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Scott Cooper Miami, CEO on the Miami Drug Wars

scott cooper miami

Miami, FL has gained a reputation as a crime hot spot. Lately, it seems to be considered the misfit of the Sunshine State. But how did Miami get such a bad rap? To answer that question, Scott Cooper, CEO of Scott Cooper Miami, says we must go back to 1979. This was the start of the Miami drug wars and the event that dubbed Miami the “Drug Capital of the world.”

The Beginning

On Wednesday, July 11, 1979, Miami, FL was rocked when a shooting at Dadeland Mall in broad daylight resulted in two fatalities and multiple injuries.

Three “hitters” linked to the Medellin Cartel took shots on two rival drug dealers at the Crown Liquor Store to mark territory. The shooters shot clerks within the liquor store as well as other bystanders as they exited into the parking lot.

This shooting was actually ordered by Griselda Blanco, also known as the Godmother or Queen of Cocaine, also known as Black Widow due to all three of her husbands meeting similar ends with bullets. Throughout the 1980s, it’s been estimated that Blanco ordered the deaths of over 230 competitors and smuggled more than three tons of cocaine annally into the US.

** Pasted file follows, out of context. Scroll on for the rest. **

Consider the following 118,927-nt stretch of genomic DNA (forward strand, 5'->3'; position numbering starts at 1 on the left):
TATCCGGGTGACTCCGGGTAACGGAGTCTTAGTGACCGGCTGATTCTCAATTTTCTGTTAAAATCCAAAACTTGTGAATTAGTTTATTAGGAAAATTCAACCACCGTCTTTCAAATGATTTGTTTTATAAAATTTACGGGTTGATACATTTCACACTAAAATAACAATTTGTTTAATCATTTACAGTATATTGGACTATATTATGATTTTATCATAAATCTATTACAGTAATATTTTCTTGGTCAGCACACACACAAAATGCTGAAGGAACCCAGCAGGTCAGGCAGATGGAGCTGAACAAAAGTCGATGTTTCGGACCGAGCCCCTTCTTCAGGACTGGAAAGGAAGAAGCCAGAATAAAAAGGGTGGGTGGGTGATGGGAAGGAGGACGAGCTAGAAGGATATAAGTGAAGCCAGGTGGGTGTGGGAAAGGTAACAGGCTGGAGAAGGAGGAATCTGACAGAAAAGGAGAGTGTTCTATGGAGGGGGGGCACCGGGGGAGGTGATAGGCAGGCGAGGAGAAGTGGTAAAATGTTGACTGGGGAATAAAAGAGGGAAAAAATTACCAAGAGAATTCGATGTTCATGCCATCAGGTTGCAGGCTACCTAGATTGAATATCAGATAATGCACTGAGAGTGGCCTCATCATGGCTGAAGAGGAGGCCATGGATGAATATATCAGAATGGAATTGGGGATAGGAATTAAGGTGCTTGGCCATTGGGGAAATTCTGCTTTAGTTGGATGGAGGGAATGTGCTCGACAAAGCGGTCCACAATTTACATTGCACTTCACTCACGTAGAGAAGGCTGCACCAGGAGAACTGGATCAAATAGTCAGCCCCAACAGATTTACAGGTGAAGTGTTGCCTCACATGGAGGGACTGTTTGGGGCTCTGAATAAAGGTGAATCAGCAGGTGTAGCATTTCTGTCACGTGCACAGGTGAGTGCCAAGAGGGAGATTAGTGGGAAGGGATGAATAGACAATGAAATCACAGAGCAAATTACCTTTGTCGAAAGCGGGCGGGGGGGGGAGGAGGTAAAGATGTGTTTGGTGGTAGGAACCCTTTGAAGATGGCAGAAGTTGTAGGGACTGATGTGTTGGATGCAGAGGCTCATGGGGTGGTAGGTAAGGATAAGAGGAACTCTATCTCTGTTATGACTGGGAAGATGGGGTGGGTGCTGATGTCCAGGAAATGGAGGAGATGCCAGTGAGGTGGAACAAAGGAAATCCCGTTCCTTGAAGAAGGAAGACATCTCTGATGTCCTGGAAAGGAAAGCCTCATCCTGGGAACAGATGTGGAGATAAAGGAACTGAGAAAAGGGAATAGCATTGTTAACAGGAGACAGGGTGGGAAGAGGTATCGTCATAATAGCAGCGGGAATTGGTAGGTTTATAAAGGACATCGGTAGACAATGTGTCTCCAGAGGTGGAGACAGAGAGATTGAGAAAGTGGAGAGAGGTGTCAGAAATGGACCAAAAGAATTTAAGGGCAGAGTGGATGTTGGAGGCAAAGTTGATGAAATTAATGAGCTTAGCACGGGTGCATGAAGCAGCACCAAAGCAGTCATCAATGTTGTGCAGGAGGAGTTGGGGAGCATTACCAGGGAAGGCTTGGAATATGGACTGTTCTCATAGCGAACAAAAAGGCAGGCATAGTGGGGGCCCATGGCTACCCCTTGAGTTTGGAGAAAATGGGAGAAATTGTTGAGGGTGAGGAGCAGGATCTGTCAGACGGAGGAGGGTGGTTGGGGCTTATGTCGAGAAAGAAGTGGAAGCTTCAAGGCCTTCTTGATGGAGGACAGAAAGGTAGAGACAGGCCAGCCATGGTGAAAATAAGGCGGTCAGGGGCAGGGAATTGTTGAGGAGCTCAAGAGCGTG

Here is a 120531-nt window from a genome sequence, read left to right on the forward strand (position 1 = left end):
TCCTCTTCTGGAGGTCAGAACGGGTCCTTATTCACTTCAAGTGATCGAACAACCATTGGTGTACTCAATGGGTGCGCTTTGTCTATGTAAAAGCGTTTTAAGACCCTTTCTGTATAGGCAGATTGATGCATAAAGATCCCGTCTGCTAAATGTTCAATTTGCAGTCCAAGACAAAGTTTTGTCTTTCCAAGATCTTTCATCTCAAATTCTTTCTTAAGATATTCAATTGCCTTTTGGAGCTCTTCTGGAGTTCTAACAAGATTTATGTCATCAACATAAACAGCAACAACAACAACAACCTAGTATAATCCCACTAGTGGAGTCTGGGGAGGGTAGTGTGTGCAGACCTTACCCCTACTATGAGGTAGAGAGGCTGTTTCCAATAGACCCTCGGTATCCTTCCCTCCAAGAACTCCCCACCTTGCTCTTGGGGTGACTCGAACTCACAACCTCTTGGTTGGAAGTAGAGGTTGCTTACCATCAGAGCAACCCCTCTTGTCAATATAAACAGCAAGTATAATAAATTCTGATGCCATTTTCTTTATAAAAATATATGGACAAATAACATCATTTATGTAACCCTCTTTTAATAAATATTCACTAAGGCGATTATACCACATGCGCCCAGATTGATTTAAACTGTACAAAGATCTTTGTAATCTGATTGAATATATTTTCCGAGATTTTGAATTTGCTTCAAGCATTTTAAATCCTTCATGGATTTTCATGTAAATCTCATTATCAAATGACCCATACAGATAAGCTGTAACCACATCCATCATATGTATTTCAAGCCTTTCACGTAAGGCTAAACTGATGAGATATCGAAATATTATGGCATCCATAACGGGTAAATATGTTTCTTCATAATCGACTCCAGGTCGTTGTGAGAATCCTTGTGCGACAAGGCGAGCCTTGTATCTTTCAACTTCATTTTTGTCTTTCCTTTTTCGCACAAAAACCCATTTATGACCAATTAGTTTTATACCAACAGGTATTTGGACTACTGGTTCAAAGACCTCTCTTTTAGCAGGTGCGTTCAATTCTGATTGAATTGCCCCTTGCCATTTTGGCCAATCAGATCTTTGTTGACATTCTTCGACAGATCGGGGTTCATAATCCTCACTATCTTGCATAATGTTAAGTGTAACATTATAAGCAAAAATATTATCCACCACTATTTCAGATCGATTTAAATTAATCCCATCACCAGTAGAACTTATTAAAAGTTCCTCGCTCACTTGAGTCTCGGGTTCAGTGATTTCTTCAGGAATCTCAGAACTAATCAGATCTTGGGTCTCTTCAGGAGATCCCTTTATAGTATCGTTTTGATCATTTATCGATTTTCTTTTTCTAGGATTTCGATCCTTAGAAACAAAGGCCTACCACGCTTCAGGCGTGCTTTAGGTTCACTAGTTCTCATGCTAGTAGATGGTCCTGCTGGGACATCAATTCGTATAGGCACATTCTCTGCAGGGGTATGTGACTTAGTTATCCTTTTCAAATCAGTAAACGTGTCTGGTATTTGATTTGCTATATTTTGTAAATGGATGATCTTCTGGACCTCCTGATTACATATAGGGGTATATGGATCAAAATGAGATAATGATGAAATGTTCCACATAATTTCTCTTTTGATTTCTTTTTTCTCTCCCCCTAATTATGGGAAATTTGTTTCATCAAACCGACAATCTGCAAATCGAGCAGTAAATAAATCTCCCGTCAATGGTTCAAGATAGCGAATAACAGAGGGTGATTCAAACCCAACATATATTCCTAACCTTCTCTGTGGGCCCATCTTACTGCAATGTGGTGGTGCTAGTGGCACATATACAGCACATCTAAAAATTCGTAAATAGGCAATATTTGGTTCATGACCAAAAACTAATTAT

The Dadeland Mall shooting led to a slew of similar grisly murders in Miami throughout the 1980s and the reign of the “Cocaine Cowboys,” as drug dealers were dubbed by police, began.

The Aftermath

Throughout 1980, the Miami-Dade area had a record of just over 560 murders. In 1981 they beat that record with 621. The body count was so high, the Miami-Dade morgue couldn’t keep up. This forced the medical examiner’s office to rent a refrigerated truck for bodies! The truck was actually used until 1988, when the morgue moved to a larger location.

While Miami is still commonly known as the “Drug Capital of the world” due to turf wars between drug dealers. This continues to this day!

But, based on more recent homicide rates, the threat of violent crimes seems to be decreasing. In fact, over the past three years, the numbers have dropped by about 75% says Scott Cooper Miami. Or more compared to the near 300 murders that took place each year during the 1980s.

Paradise may have been lost, but maybe not for much longer.

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